It’s hard to watch the endless analyses of why the London riots happened and not feel incredibly torn. As a teacher, I find myself ruminating over the causes and finding very few answers to questions that the nation is now asking. What do we know? Despite the fact that the media have highlighted particular cases of looters charged and sentenced whom society wouldn’t have expected to be involved in a riot, we can’t ignore the fact that the majority of people charged are young men, largely unemployed and disaffected.
At various points I am angered by those who claim that the riots are just about criminality – to simplify this is as just a freak manifestation of inherent criminal tendencies is short-sighted at best. Now that the dust is settling and more and more information is presented to the public on who was involved, we cannot stand back and state categorically that the riots were caused by one thing and one thing alone. As much as I abhor what happened – to my own neighbourhood and to others’, I need to understand the complexities and not judge. Judgement is so final; I am saddened by the fact that the events of the last few days have given the extreme right an excuse to spew their vile nonsense – and especially, to find that people I thought I respected echo their words, in one form or another. Their judgements and pronouncements prevent us from understanding and therefore, from finding lasting solutions to the problems we have ignored for too long.
Dehumanising these acts by calling the perpetrators “scum” or “feral rats” allows us to abdicate responsibility – because the looters aren’t human, we don’t have to look for the human reasons behind the riots. Language is so telling and unfortunately, the language people are using, from both sides of the argument – those scared and affected by the riots and those committing acts of looting and violence – shows that we have reverted to categorising each other. We are no longer individuals, but “looters”, “thugs”, “rich people”, “the police”.
To watch the sentencing is also hard. One part of me knows that justice has to be seen to be done. But on the other, it feels so futile to lock some of these people up. It’s like watching a tsunami wash over the country only to be told that it’s okay, the swimming pools will contain the water. Jail is not the solution – we have known for years that they act as breeding grounds for further criminal behaviour, the rates of recidivism are incredibly high and they destroy any chance for people to be successful later on. There will be people reading this who immediately jump on my last statement and exclaim that they do not deserve success – they have done something wrong. I cannot ascribe to this view as someone who works with children; some children misbehave and if my message to them is that there is no salvation, no way back from that mistake, I am only perpetuating the problem, not attempting to resolve it.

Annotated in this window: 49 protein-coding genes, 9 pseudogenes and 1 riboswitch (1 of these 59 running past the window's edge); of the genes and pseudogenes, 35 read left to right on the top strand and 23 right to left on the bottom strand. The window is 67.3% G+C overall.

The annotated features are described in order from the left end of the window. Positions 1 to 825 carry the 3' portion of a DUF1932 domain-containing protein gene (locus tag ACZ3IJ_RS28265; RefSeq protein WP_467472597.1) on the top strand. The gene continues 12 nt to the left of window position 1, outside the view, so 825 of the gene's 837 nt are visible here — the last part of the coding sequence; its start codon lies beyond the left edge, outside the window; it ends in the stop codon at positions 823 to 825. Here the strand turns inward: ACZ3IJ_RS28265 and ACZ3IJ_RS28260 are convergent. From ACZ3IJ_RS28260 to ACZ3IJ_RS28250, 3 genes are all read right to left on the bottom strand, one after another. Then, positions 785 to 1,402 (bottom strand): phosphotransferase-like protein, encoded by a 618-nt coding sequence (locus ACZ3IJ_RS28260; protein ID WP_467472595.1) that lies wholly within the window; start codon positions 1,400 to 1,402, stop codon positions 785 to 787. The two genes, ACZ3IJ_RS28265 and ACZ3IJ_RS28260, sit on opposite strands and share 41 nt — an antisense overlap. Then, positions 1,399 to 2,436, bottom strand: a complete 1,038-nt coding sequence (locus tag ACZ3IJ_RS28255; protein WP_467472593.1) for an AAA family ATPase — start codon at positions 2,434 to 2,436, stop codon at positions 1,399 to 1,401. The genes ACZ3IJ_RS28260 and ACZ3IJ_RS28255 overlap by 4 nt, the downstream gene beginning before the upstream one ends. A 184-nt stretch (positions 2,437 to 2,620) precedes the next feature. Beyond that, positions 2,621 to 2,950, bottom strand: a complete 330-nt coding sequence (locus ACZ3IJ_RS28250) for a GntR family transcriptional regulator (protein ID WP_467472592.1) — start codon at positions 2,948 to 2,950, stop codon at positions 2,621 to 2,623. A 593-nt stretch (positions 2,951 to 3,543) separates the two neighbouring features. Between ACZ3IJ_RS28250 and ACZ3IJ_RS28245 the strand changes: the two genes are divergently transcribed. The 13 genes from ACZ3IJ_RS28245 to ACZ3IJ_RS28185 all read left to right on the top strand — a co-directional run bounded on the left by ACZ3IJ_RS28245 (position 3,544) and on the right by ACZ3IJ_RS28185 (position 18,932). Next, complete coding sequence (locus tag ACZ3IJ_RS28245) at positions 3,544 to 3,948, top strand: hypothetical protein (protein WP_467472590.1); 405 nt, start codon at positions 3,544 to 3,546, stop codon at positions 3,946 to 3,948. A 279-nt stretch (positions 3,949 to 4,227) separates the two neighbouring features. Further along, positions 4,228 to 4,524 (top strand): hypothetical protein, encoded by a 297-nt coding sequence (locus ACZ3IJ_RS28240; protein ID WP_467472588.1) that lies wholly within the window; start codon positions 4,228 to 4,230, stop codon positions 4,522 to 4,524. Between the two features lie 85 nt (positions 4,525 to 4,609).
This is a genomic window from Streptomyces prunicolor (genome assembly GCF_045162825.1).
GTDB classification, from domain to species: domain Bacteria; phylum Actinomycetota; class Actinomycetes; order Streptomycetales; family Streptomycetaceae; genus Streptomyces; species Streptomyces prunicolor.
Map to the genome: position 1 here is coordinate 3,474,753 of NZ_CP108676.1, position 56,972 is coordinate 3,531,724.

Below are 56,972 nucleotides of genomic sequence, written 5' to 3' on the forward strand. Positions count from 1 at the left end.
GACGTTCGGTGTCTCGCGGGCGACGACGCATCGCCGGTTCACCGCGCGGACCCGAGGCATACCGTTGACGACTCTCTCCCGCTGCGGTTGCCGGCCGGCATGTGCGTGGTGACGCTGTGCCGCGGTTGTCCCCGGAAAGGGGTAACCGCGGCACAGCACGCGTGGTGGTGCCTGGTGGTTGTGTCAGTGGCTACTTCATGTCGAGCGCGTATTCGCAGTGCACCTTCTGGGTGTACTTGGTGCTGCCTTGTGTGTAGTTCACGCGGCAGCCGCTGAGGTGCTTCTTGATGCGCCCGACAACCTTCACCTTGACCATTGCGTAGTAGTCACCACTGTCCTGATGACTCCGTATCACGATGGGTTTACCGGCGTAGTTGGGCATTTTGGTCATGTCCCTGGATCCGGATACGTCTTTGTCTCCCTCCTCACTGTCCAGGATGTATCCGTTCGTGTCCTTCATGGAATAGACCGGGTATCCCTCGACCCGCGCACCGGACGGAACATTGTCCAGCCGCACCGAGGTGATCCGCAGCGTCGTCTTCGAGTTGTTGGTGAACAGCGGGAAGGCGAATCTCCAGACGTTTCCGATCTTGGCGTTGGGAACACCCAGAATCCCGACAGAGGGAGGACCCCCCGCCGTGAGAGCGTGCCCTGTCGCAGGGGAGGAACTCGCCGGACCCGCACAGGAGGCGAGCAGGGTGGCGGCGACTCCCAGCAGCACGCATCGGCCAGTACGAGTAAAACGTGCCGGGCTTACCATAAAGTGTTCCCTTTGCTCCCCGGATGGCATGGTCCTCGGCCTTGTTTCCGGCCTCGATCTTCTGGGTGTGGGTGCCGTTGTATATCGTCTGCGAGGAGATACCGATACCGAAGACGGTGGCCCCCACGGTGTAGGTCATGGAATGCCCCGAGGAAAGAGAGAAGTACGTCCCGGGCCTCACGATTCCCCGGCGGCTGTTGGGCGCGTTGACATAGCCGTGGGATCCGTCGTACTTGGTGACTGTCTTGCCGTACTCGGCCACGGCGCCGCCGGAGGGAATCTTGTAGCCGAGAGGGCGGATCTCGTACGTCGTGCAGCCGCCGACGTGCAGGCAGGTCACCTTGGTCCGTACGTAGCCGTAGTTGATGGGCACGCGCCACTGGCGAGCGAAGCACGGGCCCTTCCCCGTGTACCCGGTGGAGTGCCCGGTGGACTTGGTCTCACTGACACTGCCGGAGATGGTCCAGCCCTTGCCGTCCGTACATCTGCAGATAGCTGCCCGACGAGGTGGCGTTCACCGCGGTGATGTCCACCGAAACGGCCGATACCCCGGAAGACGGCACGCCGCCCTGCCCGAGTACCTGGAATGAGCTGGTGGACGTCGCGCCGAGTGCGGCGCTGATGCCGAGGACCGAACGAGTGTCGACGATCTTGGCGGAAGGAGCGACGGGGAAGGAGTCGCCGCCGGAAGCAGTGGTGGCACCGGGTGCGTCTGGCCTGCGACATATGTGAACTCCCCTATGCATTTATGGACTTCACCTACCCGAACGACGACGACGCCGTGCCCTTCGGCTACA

Commentators from left and right have argued that the riots are a consequence of a sort of violent consumerism – as a society, we have taught a generation of young people that having is more important than giving. Perhaps this is true. I was lucky enough to go a school in inner-city Leicester where the motto was “Be Concerned”. My friends and colleagues laugh at this now, and I admit, it does sound like a dire warning. However, at the time, I knew that it meant that I had to ‘be concerned’ about people, my neighbourhood, the surrounding area. We used to take harvest parcels to the elderly and those in need. We learned to give.
I can’t help but feel that in our attempts to place highly on league tables, in our attempts to pass exams in the most artificial ways, we have forgotten what it means to truly teach. Some teachers do face the awful dilemma of deciding between focusing on the test and focusing on the child. In some cases, children do not have the guidance and care from home that they need to function in society, they are not provided with the ability to form a moral compass. We’ve also fooled them into thinking that by having a GCSE, an A-Level or a degree means that they are immediately going to find a job. Are we surprised that they feel cheated? Core values and skills – confidence, articulacy, literacy, a sense of purpose, a sense of identity – are they now just by-products of our education system?
In my department, there are three maxims that we share with students: ‘work hard, be nice’ (the assumption being that it may not get you everything, but it may make life a little easier); ‘there are no shortcuts’ (the idea being that quick fixes are not long term solutions – reading the York Notes on a text is not going to get an A*) and ‘don’t quit before the miracle starts’. The last one sounds cheesy, but we found that students gave up once the going got tough and that led to failure where there shouldn’t have been failure.
In September, schools are going to have to be the front line against what some people have called the steady erosion of values in society. I do not accept the pronouncements from Mr Gove about needing to instil discipline in schools – that is only part of the issue. The power to search someone’s bag, or to keep them in a detention without parental permission is not going to change the fact that some children don’t understand what it means to earn something. What teachers say to their students about earning respect and earning money and earning success is far more important.